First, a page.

Semiconductor component 100 still further comprises electrically insulative layers 116 and 117. As an example, electrically insulative layers 116 and 117 can be comprised of silicon dioxide, silicon nitride, silicon oxy-nitride, Tetra-Ethyl-Ortho-Silicate (TEOS), or Spin-On-Glass (SOG). In the preferred embodiment, electrically insulative layers 116 and 117 are both comprised of silicon dioxide.

Also in the preferred embodiment, electrically insulative layers 116 and 117 are formed over surface 111 of semiconductor layer 110 before channel region 120 is formed in semiconductor layer 110. In a different embodiment, electrically insulative layers 116 and 117 can be eliminated from semiconductor component 100. In a further embodiment, electrically insulative layer 116 can be eliminated from semiconductor component 100 while electrically insulative layer 117 remains in semiconductor component 100.

When electrically insulative layers 116 and 117 are present in semiconductor component 100, electrically insulative layer 116 is formed over surface 111 of semiconductor layer 110. Then, electrically insulative layer 116 is etched to expose a portion of surface 111 of semiconductor layer 110. Next, electrically insulative layer 117 is formed over the exposed portion of surface 111 of semiconductor layer 110. As an example, electrically insulative layer 117 can be formed by thermally oxidizing the exposed portion of surface 111 of semiconductor layer 110 to a thickness of approximately twenty to fifty nanometers.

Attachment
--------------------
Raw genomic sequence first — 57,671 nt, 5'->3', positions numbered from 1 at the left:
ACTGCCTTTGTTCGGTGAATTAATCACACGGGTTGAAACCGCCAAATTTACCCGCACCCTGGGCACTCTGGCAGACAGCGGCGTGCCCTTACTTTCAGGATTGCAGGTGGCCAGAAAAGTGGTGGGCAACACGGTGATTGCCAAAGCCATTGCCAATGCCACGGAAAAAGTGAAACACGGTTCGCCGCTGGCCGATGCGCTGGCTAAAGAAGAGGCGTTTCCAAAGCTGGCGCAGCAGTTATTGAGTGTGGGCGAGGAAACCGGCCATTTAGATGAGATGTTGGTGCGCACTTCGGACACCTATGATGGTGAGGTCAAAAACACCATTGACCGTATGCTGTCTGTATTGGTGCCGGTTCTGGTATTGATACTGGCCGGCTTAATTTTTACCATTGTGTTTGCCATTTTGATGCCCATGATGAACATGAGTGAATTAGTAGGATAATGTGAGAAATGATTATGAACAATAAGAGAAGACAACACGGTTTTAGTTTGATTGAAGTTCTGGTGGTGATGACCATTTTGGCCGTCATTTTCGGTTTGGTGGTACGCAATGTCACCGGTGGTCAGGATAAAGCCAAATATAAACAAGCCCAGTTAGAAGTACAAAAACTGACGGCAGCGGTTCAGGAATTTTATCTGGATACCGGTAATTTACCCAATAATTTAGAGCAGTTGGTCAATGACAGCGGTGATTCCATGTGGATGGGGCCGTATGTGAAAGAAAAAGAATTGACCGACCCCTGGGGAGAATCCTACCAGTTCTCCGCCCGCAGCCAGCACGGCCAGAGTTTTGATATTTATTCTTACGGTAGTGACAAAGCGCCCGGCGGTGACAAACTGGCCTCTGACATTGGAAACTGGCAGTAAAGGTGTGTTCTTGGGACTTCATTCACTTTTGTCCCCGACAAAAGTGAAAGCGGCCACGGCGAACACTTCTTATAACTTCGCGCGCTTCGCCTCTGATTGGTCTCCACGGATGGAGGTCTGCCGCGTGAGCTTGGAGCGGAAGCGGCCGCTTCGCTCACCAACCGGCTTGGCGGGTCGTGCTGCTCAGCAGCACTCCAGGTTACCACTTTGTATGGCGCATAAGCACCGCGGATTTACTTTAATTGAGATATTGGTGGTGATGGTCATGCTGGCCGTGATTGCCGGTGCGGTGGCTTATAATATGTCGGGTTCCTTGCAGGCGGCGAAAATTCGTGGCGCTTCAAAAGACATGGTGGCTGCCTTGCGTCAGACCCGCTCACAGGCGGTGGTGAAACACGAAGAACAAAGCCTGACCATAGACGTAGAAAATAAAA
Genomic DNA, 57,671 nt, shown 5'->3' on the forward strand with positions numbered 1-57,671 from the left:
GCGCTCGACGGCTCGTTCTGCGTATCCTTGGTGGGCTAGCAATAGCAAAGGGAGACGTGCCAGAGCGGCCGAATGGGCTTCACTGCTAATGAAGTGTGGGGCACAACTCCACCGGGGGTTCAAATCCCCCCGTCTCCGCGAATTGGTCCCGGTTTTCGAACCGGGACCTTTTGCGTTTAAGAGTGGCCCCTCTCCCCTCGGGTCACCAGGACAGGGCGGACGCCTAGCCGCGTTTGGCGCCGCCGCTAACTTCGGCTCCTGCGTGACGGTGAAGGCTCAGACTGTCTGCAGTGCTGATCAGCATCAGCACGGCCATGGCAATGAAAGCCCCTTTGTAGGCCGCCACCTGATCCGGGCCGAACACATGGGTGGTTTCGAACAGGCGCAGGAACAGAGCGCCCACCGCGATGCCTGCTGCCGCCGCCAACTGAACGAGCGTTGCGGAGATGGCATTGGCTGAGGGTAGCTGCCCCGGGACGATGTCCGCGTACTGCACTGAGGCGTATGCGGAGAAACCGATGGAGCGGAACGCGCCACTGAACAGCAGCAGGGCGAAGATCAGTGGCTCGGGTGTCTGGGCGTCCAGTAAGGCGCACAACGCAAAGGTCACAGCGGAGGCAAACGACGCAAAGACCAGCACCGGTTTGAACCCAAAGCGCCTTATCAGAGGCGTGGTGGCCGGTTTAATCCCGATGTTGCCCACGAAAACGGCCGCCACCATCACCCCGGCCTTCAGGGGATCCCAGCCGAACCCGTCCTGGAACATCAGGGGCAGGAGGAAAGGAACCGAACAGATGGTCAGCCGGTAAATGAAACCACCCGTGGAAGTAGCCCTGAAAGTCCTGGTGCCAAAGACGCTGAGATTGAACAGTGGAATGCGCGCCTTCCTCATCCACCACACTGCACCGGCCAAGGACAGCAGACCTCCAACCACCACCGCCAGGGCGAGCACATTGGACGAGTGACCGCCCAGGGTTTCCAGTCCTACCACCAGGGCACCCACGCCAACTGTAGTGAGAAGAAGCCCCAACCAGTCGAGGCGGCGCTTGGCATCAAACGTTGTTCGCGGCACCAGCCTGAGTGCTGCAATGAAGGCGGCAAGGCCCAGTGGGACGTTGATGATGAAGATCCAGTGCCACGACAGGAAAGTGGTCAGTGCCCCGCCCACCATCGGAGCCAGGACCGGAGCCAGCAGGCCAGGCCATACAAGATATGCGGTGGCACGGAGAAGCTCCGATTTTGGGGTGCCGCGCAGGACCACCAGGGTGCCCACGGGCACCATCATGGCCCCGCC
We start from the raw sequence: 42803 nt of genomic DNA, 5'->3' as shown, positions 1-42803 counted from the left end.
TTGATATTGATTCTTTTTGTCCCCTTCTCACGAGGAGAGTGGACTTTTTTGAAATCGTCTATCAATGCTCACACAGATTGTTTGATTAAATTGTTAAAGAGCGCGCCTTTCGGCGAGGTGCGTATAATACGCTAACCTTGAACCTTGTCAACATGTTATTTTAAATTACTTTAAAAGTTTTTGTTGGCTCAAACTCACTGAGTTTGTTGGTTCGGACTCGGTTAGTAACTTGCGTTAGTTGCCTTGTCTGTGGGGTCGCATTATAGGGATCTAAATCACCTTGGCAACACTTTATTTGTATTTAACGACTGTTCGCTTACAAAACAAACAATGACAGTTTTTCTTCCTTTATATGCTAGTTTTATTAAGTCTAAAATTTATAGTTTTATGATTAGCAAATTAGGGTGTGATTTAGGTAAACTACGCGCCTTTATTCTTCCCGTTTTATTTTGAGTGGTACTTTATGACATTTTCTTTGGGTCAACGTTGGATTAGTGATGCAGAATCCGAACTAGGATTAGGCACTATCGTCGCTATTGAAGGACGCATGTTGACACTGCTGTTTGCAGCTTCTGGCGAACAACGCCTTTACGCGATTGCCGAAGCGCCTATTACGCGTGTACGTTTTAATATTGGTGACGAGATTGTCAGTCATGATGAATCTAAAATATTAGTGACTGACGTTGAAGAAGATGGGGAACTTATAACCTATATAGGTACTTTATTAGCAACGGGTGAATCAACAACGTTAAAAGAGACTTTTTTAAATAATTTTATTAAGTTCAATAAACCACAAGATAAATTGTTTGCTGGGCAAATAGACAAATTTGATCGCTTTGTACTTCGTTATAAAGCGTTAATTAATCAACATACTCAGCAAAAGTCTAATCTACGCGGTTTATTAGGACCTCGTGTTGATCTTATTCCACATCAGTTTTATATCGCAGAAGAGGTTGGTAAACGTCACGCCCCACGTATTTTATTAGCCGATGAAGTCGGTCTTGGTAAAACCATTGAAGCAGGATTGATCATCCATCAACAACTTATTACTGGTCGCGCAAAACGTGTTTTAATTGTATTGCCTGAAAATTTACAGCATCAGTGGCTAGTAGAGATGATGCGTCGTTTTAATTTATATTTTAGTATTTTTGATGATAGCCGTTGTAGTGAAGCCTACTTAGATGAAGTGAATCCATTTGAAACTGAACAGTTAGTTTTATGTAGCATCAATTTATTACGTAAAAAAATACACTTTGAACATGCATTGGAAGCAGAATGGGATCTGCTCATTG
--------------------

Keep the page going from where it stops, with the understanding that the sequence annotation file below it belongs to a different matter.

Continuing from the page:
After the formation of electrically insulative layer 117, a dopant is implanted through electrically insulative layer 117 and into surface 111 of semiconductor layer 110 to form channel region 120. In this embodiment, electrically insulative layer 117 serves as an implant screen. The implantation of channel region 120 can occur with or without an implant mask. As an example, an implant dose of approximately 11013 to 11014 atoms per centimeter squared can be used to form channel region 120.

After the implantation of channel region 120, a high temperature step is used to activate the implanted dopant used to form channel region 120. As an example, a temperature of approximately 1000 to 1250 degrees Celsius can be used.

FIG. 2 illustrates a cross-sectional view of the portion of semiconductor component 100 after subsequent manufacturing steps. An electrically insulative layer 225 is formed over electrically insulative layers 116 and 117. As an example, electrically insulative layer 225 can be comprised of silicon dioxide, silicon nitride, silicon oxy-nitrite, TEOS, or SOG. In the preferred embodiment, electrically insulative layer 225 is comprised of silicon nitride.